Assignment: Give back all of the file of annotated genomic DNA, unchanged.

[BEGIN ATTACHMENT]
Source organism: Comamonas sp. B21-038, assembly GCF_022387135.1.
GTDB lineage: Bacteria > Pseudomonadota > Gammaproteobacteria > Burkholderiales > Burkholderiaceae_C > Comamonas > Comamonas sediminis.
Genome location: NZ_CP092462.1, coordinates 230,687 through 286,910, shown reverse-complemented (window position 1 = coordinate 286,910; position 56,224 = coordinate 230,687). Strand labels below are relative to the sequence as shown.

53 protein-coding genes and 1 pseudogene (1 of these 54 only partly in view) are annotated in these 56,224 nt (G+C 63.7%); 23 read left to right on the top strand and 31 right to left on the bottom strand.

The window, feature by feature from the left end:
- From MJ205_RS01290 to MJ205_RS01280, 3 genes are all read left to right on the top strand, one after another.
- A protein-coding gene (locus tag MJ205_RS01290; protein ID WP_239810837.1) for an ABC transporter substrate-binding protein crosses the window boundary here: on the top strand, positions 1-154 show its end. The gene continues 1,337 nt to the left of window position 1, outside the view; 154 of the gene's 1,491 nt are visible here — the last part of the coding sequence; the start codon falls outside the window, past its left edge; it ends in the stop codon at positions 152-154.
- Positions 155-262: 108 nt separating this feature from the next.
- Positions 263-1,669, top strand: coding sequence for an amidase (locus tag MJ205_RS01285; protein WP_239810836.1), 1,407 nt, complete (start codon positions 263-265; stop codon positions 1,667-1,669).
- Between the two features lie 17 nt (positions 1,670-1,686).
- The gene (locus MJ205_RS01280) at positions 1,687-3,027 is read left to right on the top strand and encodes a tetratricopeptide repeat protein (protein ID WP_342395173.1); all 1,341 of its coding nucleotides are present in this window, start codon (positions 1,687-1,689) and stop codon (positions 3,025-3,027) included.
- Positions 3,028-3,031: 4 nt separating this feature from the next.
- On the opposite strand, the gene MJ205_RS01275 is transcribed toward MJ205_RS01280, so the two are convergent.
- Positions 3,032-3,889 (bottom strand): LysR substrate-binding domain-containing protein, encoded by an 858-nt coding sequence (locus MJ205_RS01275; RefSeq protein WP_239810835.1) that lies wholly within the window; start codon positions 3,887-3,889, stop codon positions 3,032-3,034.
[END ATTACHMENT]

Source organism: Comamonas sp. B21-038, assembly GCF_022387135.1.
GTDB lineage: Bacteria > Pseudomonadota > Gammaproteobacteria > Burkholderiales > Burkholderiaceae_C > Comamonas > Comamonas sediminis.
Genome location: NZ_CP092462.1, coordinates 230,687 through 286,910, shown reverse-complemented (window position 1 = coordinate 286,910; position 56,224 = coordinate 230,687). Strand labels below are relative to the sequence as shown.

53 protein-coding genes and 1 pseudogene (1 of these 54 only partly in view) are annotated in these 56,224 nt (G+C 63.7%); 23 read left to right on the top strand and 31 right to left on the bottom strand.

The window, feature by feature from the left end:
- From MJ205_RS01290 to MJ205_RS01280, 3 genes are all read left to right on the top strand, one after another.
- A protein-coding gene (locus tag MJ205_RS01290; protein ID WP_239810837.1) for an ABC transporter substrate-binding protein crosses the window boundary here: on the top strand, positions 1-154 show its end. The gene continues 1,337 nt to the left of window position 1, outside the view; 154 of the gene's 1,491 nt are visible here — the last part of the coding sequence; the start codon falls outside the window, past its left edge; it ends in the stop codon at positions 152-154.
- Positions 155-262: 108 nt separating this feature from the next.
- Positions 263-1,669, top strand: coding sequence for an amidase (locus tag MJ205_RS01285; protein WP_239810836.1), 1,407 nt, complete (start codon positions 263-265; stop codon positions 1,667-1,669).
- Between the two features lie 17 nt (positions 1,670-1,686).
- The gene (locus MJ205_RS01280) at positions 1,687-3,027 is read left to right on the top strand and encodes a tetratricopeptide repeat protein (protein ID WP_342395173.1); all 1,341 of its coding nucleotides are present in this window, start codon (positions 1,687-1,689) and stop codon (positions 3,025-3,027) included.
- Positions 3,028-3,031: 4 nt separating this feature from the next.
- On the opposite strand, the gene MJ205_RS01275 is transcribed toward MJ205_RS01280, so the two are convergent.
- Positions 3,032-3,889 (bottom strand): LysR substrate-binding domain-containing protein, encoded by an 858-nt coding sequence (locus MJ205_RS01275; RefSeq protein WP_239810835.1) that lies wholly within the window; start codon positions 3,887-3,889, stop codon positions 3,032-3,034.